The combat doesn’t all shine, however. Vehicles return, mostly as a mean of transport, but more than often you’ll have a few Mad Max styled encounters that might leave you frustrated. Driving or riding shotgun isn’t terrible but if they wanted you to drive around so much it would have been nice to have more options or even special loot to upgrade your ride. Fortunately, you earn a four-seater early on so you can gather all your friends for a road trip.
Speaking of friends, the real meat of the game is the online component. Sure, it’s possible to play solo but you’ll miss out on lot of what makes Borderlands 2 special. Drop in and out worked smoothly enough on the Xbox and you’re able open up play to the greater public on the fly. I suffered a few hiccups here and there with syncing but that’s probably mostly because it was prelaunch. You’ll also get a bump in difficulty with the reward of better loot and experience with the added help, so if you’re looking for a challenge a group of four will max out the difficulty.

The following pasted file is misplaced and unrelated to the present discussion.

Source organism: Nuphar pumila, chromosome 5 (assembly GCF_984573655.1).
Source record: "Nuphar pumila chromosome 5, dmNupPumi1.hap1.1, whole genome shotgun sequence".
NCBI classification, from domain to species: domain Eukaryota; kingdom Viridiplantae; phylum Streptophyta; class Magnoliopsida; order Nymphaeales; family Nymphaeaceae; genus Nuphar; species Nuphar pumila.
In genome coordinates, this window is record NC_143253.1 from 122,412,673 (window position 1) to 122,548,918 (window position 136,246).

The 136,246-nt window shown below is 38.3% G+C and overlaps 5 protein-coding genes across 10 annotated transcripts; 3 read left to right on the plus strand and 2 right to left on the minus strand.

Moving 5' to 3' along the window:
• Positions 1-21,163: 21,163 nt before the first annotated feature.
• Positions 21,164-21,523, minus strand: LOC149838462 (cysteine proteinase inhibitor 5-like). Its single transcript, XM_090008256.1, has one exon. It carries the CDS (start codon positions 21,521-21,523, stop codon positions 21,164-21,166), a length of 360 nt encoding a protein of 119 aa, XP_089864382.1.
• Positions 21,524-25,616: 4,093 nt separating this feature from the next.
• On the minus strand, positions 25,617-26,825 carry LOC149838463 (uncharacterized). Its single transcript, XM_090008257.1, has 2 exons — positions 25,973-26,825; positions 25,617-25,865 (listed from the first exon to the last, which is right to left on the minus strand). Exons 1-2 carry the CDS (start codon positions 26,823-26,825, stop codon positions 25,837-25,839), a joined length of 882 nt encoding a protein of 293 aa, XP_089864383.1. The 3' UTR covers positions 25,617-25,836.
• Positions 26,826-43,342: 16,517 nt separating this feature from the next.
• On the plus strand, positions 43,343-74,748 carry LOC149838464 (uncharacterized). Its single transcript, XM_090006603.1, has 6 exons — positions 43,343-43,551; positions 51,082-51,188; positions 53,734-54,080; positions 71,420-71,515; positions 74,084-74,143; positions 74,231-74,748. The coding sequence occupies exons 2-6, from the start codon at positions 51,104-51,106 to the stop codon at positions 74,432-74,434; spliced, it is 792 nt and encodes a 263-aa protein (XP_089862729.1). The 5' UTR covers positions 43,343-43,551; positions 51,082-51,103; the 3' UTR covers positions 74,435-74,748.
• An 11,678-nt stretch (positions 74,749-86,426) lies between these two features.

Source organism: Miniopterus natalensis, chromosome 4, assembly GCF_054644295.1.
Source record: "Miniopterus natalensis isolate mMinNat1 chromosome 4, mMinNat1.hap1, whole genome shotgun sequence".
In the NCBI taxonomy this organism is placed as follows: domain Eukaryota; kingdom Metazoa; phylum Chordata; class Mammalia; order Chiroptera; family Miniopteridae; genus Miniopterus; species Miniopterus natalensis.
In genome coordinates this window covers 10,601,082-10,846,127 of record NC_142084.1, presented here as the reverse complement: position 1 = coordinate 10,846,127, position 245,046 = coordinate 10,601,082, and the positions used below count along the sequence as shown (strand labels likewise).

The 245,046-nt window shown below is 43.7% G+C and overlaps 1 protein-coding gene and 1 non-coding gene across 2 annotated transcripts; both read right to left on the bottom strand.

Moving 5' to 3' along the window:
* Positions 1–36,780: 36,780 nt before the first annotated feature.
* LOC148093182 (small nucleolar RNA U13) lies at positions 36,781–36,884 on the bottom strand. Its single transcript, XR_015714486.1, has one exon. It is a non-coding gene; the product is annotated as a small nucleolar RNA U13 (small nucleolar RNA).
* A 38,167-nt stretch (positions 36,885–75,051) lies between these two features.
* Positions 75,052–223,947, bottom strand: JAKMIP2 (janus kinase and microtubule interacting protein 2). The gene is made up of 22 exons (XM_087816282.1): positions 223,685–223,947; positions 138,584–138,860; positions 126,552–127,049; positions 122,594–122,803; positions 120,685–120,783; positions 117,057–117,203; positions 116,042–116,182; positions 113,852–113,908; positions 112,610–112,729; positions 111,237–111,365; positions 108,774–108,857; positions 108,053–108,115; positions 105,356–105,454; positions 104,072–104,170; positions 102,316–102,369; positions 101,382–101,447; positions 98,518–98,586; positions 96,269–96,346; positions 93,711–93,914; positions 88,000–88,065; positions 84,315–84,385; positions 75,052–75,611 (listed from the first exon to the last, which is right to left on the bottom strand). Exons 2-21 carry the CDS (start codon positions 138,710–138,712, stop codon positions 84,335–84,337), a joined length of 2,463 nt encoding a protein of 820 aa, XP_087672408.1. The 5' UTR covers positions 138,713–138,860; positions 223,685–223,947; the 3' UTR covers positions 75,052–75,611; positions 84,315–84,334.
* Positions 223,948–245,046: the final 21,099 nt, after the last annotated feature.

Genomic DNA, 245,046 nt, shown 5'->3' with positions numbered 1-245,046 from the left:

A lot can be said about sticking with a formula that works. Essentially Borderlands 2 is the same as the first- an addicting, loot-based, dungeon crawling, shooter concentrated on co-op play with a touch of humor. You could just say it’s exactly like the first but more and you’d have a pretty clear idea of what you’re getting. Gearbox’s second pass at the world of Pandora adds another level of polish to an already fun first game. If you like your games to be loud and colorful with a touch of humor, you’ll have an absolute blast with this one.
[Borderlands 2 copy provided by 2K, played on Xbox 360]